Uganda’s only international airport at Entebbe suffered a major power outage on Tuesday night, disrupting operations and delaying landing and departing flights.
Highly placed sources at the airport told this newspaper that electricity terminated in the early evening and landing lights went off too, holding an approaching Uganda Airlines plane up in the skies for half an hour.
Staff reportedly improvised lighting to illuminate the runway to aid the plane’s safe touchdown.
The departure of a Qatar Airways aircraft was delayed by about three hours, another source said, adding that the blackout had wide-ranging impact on internal and flight operations.
For instance, the official Uganda Civil Aviation Authority (UCAA) emailing system collapsed, individuals familiar with the situation intimated, but the air safety regulator dismissed the account.
UCAA spokesman Vianney Luggya, while confirming the power failure and resulting flight delays, said it did not affect internal communication.
“On September 28, at around 7.05pm, power supply to the ground airfield lights went off, leading to power fluctuations. As a result, there was delayed landing of an incoming Uganda Airlines flight from N’djili International Airport (in Kinshasa), which had to first go-round until the power supply to the airfield lights was stabilised. It safely landed 20 minutes later,” he said.
Initial reports had suggested that the Uganda Airlines plane was returning from Somalia.
In his explanation, Mr Luggya said “preliminary indications are that the problem arose from an underground cable connecting to the airfield lighting system, which is undergoing repairs”.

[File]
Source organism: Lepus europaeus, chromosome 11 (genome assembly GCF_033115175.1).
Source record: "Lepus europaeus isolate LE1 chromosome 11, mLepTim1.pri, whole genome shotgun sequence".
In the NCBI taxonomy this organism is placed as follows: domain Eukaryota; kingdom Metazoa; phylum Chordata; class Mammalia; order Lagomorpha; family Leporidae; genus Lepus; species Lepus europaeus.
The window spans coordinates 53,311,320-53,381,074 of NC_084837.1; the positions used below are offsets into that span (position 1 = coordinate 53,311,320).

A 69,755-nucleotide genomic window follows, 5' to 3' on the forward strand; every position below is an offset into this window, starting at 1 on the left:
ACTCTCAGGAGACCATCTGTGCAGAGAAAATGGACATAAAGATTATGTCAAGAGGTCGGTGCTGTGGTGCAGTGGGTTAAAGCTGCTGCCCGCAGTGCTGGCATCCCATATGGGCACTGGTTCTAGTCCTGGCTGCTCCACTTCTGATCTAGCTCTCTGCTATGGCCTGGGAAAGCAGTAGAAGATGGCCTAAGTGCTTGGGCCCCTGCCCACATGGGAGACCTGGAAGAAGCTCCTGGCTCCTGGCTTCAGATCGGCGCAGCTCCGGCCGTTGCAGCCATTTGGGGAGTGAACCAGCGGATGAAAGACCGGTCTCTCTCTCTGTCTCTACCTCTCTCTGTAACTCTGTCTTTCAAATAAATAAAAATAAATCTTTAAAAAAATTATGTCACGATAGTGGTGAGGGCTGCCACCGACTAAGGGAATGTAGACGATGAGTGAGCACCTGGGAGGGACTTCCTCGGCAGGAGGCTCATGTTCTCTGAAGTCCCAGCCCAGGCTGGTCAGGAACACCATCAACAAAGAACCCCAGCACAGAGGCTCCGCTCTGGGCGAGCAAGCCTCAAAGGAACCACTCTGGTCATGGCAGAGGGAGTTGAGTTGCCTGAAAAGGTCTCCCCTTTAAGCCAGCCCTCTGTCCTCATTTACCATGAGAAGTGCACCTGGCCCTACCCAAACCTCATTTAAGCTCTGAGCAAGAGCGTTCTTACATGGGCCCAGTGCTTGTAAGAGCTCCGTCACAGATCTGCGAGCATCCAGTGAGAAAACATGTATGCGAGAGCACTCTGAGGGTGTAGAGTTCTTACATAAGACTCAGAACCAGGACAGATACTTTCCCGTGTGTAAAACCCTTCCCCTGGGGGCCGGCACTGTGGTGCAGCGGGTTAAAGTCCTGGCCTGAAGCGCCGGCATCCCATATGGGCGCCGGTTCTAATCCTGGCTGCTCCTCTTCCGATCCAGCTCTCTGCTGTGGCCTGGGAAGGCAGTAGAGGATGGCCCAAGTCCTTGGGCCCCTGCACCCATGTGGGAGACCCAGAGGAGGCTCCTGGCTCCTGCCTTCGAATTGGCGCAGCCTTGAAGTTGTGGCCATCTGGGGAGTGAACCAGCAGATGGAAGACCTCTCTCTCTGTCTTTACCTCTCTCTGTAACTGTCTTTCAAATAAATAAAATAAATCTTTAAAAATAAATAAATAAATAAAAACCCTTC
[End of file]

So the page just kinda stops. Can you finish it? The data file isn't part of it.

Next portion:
“It led to tripping of the circuit breaker for the newly-installed remote-controlled system for airport lighting. The new remote-control system has been in use on test/trial basis since August 13, and is expected to be officially commissioned in October after completion of a change management process,” he added.
The sudden plunge into darkness prompted airport officials to activate emergency safety protocols and operational procedures, including measures to mitigate likely adverse ramifications of the power failure.
They hoped to avoid a recurrence.
Mr Luggya regretted the flight disruptions, which he said is expected in the aviation industry.
“It is safer to delay a flight for corrective action”, he said, “than rush and risk the safety of passengers and crew.”
Earlier in May, fire broke out near fuel tankers at the airport after a diesel-powered pump, whose drainage tube disengaged from the pump, caused the jet fuel to spill, thereby triggering the fire. It was, however, immediately contained.